Is Labour going to do a France on John Key?

On paper National ought to romp home in the election on 26 November, at least that's what the polls have been telling us for three years now.

The All Blacks were supposed to trounce a divided and poorly performing French team in the final. Someone forgot to tell the French who fronted up serious big time.

Labour is doing the same. Their television opening was stylish and reconnected with the heritage of the labour movement. We care, it said, and we aren't going to sell state assets. National looked like a one man band.

Of course it makes sense for National to feature John Key. He's National's strongest card, but if, (and it's a sizeable if), his credibility is damaged, the party's strongest weapon is blunted. Turn your opponent's strength into a weakness. The Chinese strategist Sun Tzu would have told Labour that.

Key is still the country's most popular politician by a country mile, and shooting him interacting with supposedly ordinary folks in an audience setting for National's opening television broadcast was sound thinking, but the execution was poor. Labour's opening looked and sounded far more interesting even if the narrative glossed over a lot of bitter history - like the 1984-90 period.

Labour is trying to do in a month what it should have completed over the last three years - to reconnect with the base of conservative working class and lower middle class voters that Helen and the social reforming set in Labour so strongly alienated in the last term of the labour government.

Yet National has its problems too.  Business, which ought to be solid behind National isn't convinced National has an economic plan. The Deloitte-Business NZ election survey unveiled on Monday found that only 34.5 per cent of businesses thought the government had a "clear, well understood economic plan".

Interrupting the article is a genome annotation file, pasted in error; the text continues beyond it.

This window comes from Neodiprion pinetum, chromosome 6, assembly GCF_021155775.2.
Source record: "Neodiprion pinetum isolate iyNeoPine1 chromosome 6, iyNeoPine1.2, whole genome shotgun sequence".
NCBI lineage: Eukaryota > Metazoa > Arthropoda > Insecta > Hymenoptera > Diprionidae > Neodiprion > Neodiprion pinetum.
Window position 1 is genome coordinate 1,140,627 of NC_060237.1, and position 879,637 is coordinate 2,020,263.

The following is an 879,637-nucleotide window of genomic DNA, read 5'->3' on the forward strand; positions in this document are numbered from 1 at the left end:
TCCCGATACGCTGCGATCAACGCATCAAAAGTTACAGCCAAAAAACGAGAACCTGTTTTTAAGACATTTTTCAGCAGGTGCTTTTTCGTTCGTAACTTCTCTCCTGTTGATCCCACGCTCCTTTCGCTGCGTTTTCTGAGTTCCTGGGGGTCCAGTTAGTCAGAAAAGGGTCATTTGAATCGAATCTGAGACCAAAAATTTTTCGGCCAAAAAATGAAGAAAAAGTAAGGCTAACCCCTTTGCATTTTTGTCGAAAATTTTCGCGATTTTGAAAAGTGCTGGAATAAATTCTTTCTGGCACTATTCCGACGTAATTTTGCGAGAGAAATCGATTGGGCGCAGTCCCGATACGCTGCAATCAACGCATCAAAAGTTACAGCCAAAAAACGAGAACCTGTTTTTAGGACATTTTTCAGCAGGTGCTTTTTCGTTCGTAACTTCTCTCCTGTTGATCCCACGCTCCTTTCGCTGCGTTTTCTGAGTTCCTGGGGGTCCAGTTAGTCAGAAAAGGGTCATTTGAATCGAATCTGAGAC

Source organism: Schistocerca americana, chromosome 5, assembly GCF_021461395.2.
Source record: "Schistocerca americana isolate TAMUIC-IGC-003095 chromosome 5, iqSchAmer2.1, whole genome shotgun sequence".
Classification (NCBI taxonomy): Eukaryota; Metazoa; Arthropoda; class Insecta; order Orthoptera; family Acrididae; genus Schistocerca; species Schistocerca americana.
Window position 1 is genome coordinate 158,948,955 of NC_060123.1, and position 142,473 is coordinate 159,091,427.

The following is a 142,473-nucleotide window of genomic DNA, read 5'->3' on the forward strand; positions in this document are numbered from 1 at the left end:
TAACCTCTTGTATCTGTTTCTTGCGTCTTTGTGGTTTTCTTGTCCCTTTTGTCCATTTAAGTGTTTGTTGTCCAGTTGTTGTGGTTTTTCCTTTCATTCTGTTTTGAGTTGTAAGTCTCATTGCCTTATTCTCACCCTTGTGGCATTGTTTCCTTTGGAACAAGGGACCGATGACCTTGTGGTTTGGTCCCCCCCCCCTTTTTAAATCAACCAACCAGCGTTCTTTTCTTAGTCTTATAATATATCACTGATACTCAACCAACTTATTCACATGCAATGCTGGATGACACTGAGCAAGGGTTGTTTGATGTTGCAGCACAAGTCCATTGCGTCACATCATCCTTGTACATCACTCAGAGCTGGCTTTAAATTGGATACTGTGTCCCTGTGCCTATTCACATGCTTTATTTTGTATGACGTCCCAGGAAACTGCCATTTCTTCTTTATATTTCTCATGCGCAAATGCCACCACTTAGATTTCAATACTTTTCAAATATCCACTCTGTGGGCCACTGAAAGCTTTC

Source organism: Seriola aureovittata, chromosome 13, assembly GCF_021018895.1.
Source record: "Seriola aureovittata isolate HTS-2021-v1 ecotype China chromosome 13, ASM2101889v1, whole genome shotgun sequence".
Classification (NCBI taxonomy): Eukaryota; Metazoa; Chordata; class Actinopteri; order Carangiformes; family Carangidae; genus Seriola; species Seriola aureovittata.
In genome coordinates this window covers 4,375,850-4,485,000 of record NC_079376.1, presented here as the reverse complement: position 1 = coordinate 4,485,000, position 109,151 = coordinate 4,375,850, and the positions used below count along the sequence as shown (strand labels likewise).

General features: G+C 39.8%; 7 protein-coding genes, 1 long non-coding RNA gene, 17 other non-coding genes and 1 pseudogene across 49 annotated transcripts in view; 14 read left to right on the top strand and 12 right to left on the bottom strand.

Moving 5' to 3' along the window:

In the first of the leaders' debates on TV on Monday night, Mr Goff performed well. Much of the online comment was that Mr Goff performed better, and that Mr Key looked embarrassed when Goff stuck it to him over broken promises about GST from the last election, and on asset sales.

Like the French rugby team, Mr Goff and Labour have absolutely nothing to lose. The polls say that they are toast, and that means Mr Goff's leadership will go down the plughole if he loses badly.

But there might just be a chance for both the leader and the party if he gets as close as the French did to the All Blacks. And of course, if Labour wins, as the French so very nearly did, it will be Mr Key who'll be looking for reasons to stay on.

A mate of mine, dubbed the last 20 minutes of the RWC final, "the longest 20 minutes in eight years." He was right. For Mr Key this might turn out to be the longest four weeks of his brief but glittering political career. Right now, it really is game on!